At youths don’t un­der­stand s just gen­eral dis­in­ter­est’

The Malta Independent on Sunday - - NEWS -

thought that two lawyers had writ­ten her speech. When dis­cussing po­lit­i­cal par­ties, Eve said that as­so­ci­at­ing with a party doesn’t take away the abil­ity to ex­press con­struc­tive crit­i­cism. Although she be­lieves more in the val­ues of the Na­tion­al­ist Party, she feels that the party will not in­flu­ence who she is as an ac­tivist.

For Eve, the Fu­ture Lead­ers Pro­gramme was the per­fect answer to the Vote 16. She said that the Fu­ture Leader’s Pro­gramme is not only push­ing for fur­ther civic ed­u­ca­tion but also for par­tic­i­pants to be­come lead­ers them­selves. She said that she would def­i­nitely rec­om­mend the pro­gramme to other young peo­ple, even though many are re­luc­tant to as­so­ci­ate them­selves with a po­lit­i­cal party, the ini­tia­tive is ben­e­fi­cial to ev­ery­one who wishes to learn more about civic du­ties and to make a change.

Apart from this pro­gramme, Eve also took part in the Na­tional Youth Par­lia­ment which was or­gan­ised by Kun­zill Naz­zjon­ali Taz-Zg­haz­agh (KNZ), which has been push­ing for bet­ter civic ed­u­ca­tion among young peo­ple, an ad­mirable ini­tia­tive.

She re­mem­bered that dur­ing the Par­lia­ment ses­sions, her party had dis­cussed ‘Vote 16 and Civic Ed­u­ca­tion’, which Eve felt was a bit ir­re­spon­si­ble to in­tro­duce Vote 16 with­out hav­ing a good ba­sis of civic ed­u­ca­tion, es­pe­cially since civic ed­u­ca­tion for most Mal­tese youths comes from their par­ents. ‘We need to learn that we need to vote for the per­son and not the party,’ be­cause as a cit­i­zen you need to vote whom you think will be best for the coun­try.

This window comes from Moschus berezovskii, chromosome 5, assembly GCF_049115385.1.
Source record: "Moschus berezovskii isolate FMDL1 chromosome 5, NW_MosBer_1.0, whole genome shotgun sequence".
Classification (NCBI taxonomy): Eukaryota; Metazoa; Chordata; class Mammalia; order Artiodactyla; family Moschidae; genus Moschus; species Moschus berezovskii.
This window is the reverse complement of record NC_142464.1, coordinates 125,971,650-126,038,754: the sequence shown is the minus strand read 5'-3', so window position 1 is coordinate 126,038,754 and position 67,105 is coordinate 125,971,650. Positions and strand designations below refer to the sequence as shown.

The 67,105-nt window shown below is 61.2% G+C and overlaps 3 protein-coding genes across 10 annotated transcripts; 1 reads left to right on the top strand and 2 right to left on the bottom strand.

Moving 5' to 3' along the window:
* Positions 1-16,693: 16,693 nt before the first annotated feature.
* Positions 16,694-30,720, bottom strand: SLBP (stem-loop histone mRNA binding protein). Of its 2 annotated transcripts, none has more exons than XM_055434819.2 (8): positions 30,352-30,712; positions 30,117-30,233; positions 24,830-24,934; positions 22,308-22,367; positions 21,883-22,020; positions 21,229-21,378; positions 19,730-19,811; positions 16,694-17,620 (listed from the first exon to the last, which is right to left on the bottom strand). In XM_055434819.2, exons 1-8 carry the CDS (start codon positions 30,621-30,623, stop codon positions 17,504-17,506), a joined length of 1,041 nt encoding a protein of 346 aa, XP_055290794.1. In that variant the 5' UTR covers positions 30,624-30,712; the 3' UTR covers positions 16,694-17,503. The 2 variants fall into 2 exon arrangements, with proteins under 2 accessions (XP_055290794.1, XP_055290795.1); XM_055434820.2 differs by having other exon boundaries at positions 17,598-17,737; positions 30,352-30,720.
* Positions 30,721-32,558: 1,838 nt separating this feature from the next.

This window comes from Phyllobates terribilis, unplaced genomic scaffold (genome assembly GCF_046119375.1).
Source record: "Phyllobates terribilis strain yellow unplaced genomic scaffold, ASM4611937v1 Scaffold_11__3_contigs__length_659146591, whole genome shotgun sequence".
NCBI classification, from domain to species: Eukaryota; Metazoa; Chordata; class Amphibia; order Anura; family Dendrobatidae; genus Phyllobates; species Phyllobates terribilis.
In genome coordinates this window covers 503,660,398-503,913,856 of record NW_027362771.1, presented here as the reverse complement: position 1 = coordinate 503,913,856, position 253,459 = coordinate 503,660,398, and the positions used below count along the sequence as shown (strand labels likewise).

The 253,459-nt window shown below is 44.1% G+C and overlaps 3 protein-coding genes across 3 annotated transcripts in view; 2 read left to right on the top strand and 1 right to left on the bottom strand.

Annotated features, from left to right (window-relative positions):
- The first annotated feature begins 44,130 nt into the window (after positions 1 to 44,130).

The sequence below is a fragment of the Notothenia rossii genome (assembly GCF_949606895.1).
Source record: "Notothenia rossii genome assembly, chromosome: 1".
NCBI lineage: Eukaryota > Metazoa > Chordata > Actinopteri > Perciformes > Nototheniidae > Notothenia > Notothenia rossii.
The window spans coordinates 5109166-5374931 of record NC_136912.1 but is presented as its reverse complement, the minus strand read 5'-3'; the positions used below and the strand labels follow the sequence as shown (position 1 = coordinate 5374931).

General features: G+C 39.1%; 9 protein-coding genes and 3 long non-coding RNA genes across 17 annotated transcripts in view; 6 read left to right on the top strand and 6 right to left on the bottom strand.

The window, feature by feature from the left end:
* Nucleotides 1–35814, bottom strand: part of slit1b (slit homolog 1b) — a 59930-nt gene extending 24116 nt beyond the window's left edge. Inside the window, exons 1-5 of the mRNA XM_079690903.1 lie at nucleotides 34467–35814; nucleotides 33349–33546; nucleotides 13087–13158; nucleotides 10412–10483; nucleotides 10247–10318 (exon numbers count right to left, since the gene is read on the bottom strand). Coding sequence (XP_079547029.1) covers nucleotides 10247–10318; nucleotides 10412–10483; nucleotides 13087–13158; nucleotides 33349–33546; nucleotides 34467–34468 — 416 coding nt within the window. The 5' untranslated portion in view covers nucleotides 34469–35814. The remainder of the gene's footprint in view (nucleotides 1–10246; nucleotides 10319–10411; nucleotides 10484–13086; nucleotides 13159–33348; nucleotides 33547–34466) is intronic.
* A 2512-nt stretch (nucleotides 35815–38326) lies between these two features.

Vote 16 and a proper civic ed­u­ca­tion

When dis­cussing whether 16year-olds are in­flu­enced by their par­ents, Eve pointed out that this is­sue does not ex­clude young peo­ple, as even 30-yearolds are still in­flu­enced by their par­ents. She be­lieves that the only way to avoid this is to in­tro­duce a good un­bi­ased sys­tem of civic ed­u­ca­tion, through which the his­tory of both po­lit­i­cal par­ties are taught in an open and un­bi­ased man­ner. KNZ is al­ready work­ing to in­tro­duce civic ed­u­ca­tion to schools. Eve feels that there is an open pol­icy for dis­cus­sions in the class­room. She had also brought up the con­cept of a de­bat­ing class, which her teach­ers had liked; how­ever, she said the only prob­lem was the lack of time, es­pe­cially with MATSEC ex­am­i­na­tions around the cor­ner.

Vote 16 is a huge step as fi­nally, youth will have a voice and be lis­tened to, but Eve noted with re­gret that many who do speak up are dis­cour­aged and talked down be­cause of their age. Young peo­ple should not be afraid of pol­i­tics, as it is a tool for change which they can take in their stride as fu­ture lead­ers.

When asked what she plans to do af­ter her ex­ams, Eve is full of ideas to keep ac­tive; she will con­tinue writ­ing po­lit­i­cally mo- ti­vated ar­ti­cles, to keep find­ing ways to en­cour­age more young peo­ple to be in­volved in cur­rent af­fairs. Af­ter her speech, she was ap­proached by the St Ju­lian’s Lo­cal Coun­cil to be its Youth Am­bas­sador, and when she turns 18, she will con­test the St Ju­lian’s Lo­cal Coun­cil elec­tions.

Eve has charisma and drive, and hope­fully will con­tinue play­ing an im­por­tant role to in­flu­ence many other young peo­ple to stand up for the rights of their coun­try.

Eve Borg Bonello

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